Monday, February 26, 2018

The Slumgullion Episode 45: Black Panther


It's a new Slumgullion! Episode 45: "I Don't Mind That She's a Mutineer...I Do Mind That She's a Drama Queen."

In Part 1, Jeff and Scott grief counsel each other through their co-dependent relationships with Star Wars and Star Trek, and somehow wind up awarding a pair of breasts to Dr. McCoy. In Part II, the New Movie Crew takes on Black Panther, and the fur really flies.

And check out the bonus video below.

Marvel Studios President Kevin Feige, Black Panther director Ryan Coogler, and star Chadwick Boseman make a surprise appearance at the opening night screening at the Chinese Theater in Hollywood. At least, it was a surprise to us.

Saturday, February 24, 2018

Whatever The Traffic Will Allow

By Keith

Hello, World O’Crappers and let us count the ways Republicans heart Juvenile Road Kill, huh?

  • Sweet, fresh kidneys (there are two per kid)
  • Ripe, accurate retinas (two-per)
  • Sharp precision corneas (two-per)
  • Lovely liver, relatively free of chemicals. Plug & Play. Ready to Roll.
  • Cartilage for orthopedic surgeries: (advanced ACL, other procedures)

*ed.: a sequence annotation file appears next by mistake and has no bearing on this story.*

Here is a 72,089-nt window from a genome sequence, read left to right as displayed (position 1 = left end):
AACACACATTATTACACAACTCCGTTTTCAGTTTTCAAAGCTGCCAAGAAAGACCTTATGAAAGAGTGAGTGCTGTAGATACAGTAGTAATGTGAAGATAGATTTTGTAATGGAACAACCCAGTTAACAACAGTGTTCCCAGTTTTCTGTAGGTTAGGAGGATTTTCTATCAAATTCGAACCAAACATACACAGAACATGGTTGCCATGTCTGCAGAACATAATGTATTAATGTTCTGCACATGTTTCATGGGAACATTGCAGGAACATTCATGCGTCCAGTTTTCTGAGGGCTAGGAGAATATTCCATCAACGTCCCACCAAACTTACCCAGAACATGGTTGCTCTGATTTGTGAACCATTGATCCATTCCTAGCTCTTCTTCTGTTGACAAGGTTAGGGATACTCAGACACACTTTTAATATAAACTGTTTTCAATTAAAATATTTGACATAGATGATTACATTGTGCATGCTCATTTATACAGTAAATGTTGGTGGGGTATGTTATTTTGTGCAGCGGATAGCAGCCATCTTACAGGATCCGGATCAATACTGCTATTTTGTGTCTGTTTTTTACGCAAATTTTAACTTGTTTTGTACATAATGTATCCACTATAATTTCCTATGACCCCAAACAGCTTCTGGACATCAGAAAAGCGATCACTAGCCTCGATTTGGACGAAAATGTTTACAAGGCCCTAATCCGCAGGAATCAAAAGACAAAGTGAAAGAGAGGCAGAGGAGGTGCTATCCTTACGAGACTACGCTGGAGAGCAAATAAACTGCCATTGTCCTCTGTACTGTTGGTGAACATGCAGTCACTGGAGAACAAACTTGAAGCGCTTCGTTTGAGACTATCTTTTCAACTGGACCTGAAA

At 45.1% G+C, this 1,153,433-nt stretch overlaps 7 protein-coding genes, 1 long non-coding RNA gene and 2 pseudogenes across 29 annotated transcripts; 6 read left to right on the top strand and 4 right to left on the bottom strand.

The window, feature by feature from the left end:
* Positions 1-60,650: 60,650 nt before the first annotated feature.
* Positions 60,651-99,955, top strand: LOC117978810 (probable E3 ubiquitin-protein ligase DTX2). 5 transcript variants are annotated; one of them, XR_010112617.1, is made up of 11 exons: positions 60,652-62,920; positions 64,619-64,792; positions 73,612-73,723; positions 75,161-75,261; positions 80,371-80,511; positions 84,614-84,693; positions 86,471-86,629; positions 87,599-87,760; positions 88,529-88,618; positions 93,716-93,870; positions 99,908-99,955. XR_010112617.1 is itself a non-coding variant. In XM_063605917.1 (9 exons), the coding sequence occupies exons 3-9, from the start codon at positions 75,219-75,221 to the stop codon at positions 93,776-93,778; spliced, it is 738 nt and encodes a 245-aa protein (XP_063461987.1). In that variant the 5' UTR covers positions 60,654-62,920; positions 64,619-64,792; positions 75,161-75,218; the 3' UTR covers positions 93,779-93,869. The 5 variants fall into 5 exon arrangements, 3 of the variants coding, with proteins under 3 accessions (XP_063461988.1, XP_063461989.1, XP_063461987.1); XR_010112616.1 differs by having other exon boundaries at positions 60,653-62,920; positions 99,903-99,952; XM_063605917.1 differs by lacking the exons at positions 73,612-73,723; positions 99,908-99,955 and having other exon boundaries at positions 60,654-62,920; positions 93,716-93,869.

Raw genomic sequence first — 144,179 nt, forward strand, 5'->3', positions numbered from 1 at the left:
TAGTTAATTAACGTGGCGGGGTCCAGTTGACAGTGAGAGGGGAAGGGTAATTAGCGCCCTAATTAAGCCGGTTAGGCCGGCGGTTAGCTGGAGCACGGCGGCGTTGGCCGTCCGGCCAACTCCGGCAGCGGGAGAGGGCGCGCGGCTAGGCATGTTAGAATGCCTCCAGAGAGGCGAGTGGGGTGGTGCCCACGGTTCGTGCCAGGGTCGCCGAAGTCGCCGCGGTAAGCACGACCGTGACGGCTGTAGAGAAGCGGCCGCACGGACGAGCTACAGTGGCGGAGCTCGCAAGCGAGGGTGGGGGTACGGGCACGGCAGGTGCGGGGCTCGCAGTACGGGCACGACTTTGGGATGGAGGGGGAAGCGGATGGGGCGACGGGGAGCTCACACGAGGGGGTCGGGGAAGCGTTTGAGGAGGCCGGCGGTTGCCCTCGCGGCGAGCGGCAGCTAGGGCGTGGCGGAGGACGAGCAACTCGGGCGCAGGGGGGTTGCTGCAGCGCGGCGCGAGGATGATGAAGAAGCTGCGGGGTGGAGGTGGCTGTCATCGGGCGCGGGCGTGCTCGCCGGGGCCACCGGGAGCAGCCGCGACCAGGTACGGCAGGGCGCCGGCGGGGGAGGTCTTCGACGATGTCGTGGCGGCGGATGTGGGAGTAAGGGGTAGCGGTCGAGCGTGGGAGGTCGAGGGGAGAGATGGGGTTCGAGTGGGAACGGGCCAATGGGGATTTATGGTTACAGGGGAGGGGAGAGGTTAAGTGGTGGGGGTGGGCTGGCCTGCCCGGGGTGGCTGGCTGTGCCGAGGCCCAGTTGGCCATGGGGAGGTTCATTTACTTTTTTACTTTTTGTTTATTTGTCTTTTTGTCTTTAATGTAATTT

The list is by no means complete, but even these few spare parts are enough to keep the average billionaire from having to pay the Death Tax for a few more years; at least long enough to contribute to his 2020 campaign.


Okay, it's a bit like the plot of The Island (2005), but unlike that movie's pen-raised, captive clones, our current NRA-approved system allows for the breeding of free range donors, with harvesting taking place at semi-regular intervals by volunteers, so capital costs remain low.

Thanks for your attention, and please pick up a free copy of our prospectus on your way out.

Friday, February 23, 2018

Moby Dreck: Age of the Dragons (2011)


By Hank Parmer

It should come as no surprise if I note dragons are hot right now. Okay, when it comes to the fire-breathing variety, except for the White Walkers' new pet they're hot all the time. But you know what I mean. Over the last couple of decades, what with advances in computer-generated effects, on TV and the silver screen these mythical beasts have proliferated like Everglades pythons.

But as today's example illustrates, this has not been an unmixed blessing.

Let's say there's a RenFaire-themed alternate reality in which dragons are real. Not only that, but they're prized for their precious vitriol (though not so much for their withering sarcasm) so the creatures are harvested by intrepid bands of landsmen who roam the wilderness in ironclad tour buses. But wait: Wouldn't this be the ideal setting for a new interpretation of a revered American novel, whose dense symbolist prose has bored generations of high school students out of their skulls?

And what if you could hire a distinguished African-American actor to spout chunks of Captain Ahab's dialog, as well as tap a familiar British thespian -- often cast as a menacing but quirky thug who's prone to episodes of astonishing violence -- to play an abbreviated version of the Pequod's unflappable second mate, Stubb?

What could possibly go wrong? Well ... everything.